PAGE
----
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# Never forget your password with this Python encryption algorithm | Opensource.com

# Never forget your password with this Python encryption algorithm

## This unique algorithm using Python and Shamir's Secret Sharing protects your master password from hackers and your own forgetfulness.

Many of us use password managers to securely store our many unique passwords. A critical part of a password manager is the master password. This password protects all others, and in that way, it is a risk. Anyone who has it can pretend to be you… anywhere! Naturally, you keep your master password hard to guess, commit it to memory, and do all the other things you are supposed to do.

But what if something happens and you forget it? Maybe you took a vacation to a lovely, far-away island with no technology for a month. After frolicking in the water daily and eating pineapples, you cannot quite remember your password. Maybe it was "long legs travel fast"? Or was it something like "sharp spoons eat quick"? It was definitely clever when you thought of it.

Of course, you never told a single soul your password. Why, this is literally the first rule of password management. What could you have done differently?Enter Shamir's Secret Sharing**,** an algorithm that allows users to divide a secret into parts that can be used only in combination with the other pieces.

Let's take a look at Shamir's Secret Sharing in action through a story of ancient times and modern times.

This story does assume some knowledge of cryptography. You can brush up on it with this introduction to cryptography and public key infrastructure.

## A story of secrets in ancient times

In an ancient kingdom, it came to pass that the king had a secret. A terrible secret:

def int_from_bytes(s):

acc = 0

for b in s:

acc = acc * 256

acc += b

return acc

secret = int_from_bytes("terrible secret".encode("utf-8"))

So terrible, the king could entrust it to none of his offspring. He had five of them but knew that there would be dangers on the road ahead. The king knew his children would need the secret to protect the kingdom after his death, but he could not bear the thought of the secret being known for two decades, while they were still mourning him.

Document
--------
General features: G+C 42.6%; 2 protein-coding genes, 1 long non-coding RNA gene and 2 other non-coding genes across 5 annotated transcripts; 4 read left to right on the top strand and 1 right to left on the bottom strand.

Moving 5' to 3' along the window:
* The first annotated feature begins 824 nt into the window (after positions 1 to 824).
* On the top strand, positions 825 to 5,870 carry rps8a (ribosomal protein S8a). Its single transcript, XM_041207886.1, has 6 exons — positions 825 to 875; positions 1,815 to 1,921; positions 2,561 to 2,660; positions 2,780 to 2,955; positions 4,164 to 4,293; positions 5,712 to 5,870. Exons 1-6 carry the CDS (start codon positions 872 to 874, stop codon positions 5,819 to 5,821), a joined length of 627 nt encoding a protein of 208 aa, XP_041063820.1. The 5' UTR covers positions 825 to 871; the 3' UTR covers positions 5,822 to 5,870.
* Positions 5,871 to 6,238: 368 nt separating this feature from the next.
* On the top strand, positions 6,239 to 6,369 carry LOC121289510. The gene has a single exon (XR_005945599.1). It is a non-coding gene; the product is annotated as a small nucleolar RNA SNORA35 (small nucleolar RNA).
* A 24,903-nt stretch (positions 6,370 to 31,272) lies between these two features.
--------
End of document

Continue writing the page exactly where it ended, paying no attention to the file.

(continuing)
So he used powerful magic to split the secret into five shards. He knew that it was possible that one child or even two would not respect his wishes, but he did not believe three of them would:

from mod import Mod

from os import urandom

The king was well-versed in the magical arts of finite fields and *randomness*. As a wise king, he used Python to split the secret.

The first thing he did was choose a large prime—the 13th Mersenne Prime (`2**521 - 1`

)—and ordered it be written in letters 10 feet high, wrought of gold, above the palace:

`P = 2**521 - 1`

This was not part of the secret: it was *public data*.

The king knew that if `P`

is a prime, numbers modulo `P`

form a mathematical field: they can be added, multiplied, subtracted, and divided as long as the divisor is not zero.

As a busy king, he used the PyPI package `mod`

, which implements modulus arithmetic.

He made sure his terrible secret was less than `P`

:

`secret < P`

`TRUE`

And he converted it to its modulus `mod P`

:

`secret = mod.Mod(secret, P)`

In order to allow three offspring to reconstruct the secret, the king had to generate two more parts to mix together:

polynomial = [secret]

for i in range(2):

polynomial.append(Mod(int_from_bytes(urandom(16)), P))

len(polynomial)

`3`

The king next needed to evaluate this polynomial at random points. Evaluating a polynomial is calculating `polynomial[0] + polynomial[1]*x + polynomial[2]*x**2 ...`

While there are third-party modules to evaluate polynomials, they do not work with finite fields. The king needed to write the evaluation code himself:

def evaluate(coefficients, x):

acc = 0

power = 1

for c in coefficients:

acc += c * power

power *= x

return acc

Next, the king evaluated the polynomial at five different points, to give one piece to each offspring:

shards = {}

for i in range(5):

x = Mod(int_from_bytes(urandom(16)), P)

y = evaluate(polynomial, x)

shards[i] = (x, y)

Sadly, as the king feared, not all his offspring were honest and true. Two of them, shortly after his death, tried to figure out the terrible secret from the parts they had. Try as they could, they did not succeed. However, when the others learned this, they exiled them from the kingdom forever:

del shards[2]

del shards[3]

Twenty years later, as the king had decreed, the oldest sibling and the two youngest came together to figure out their father's terrible secret. They put together their shards:

`retrieved = list(shards.values())`

For 40 days and 40 nights, they struggled with finding the king's secret. No easy task was it before them. Like the king, they knew Python, but none were as wise as he.

Finally, the answer came to them.

The retrieval code is based on a concept called lagrange interpolation. It evaluates a polynomial at `0`

based on its values in `n`

other places, where `n`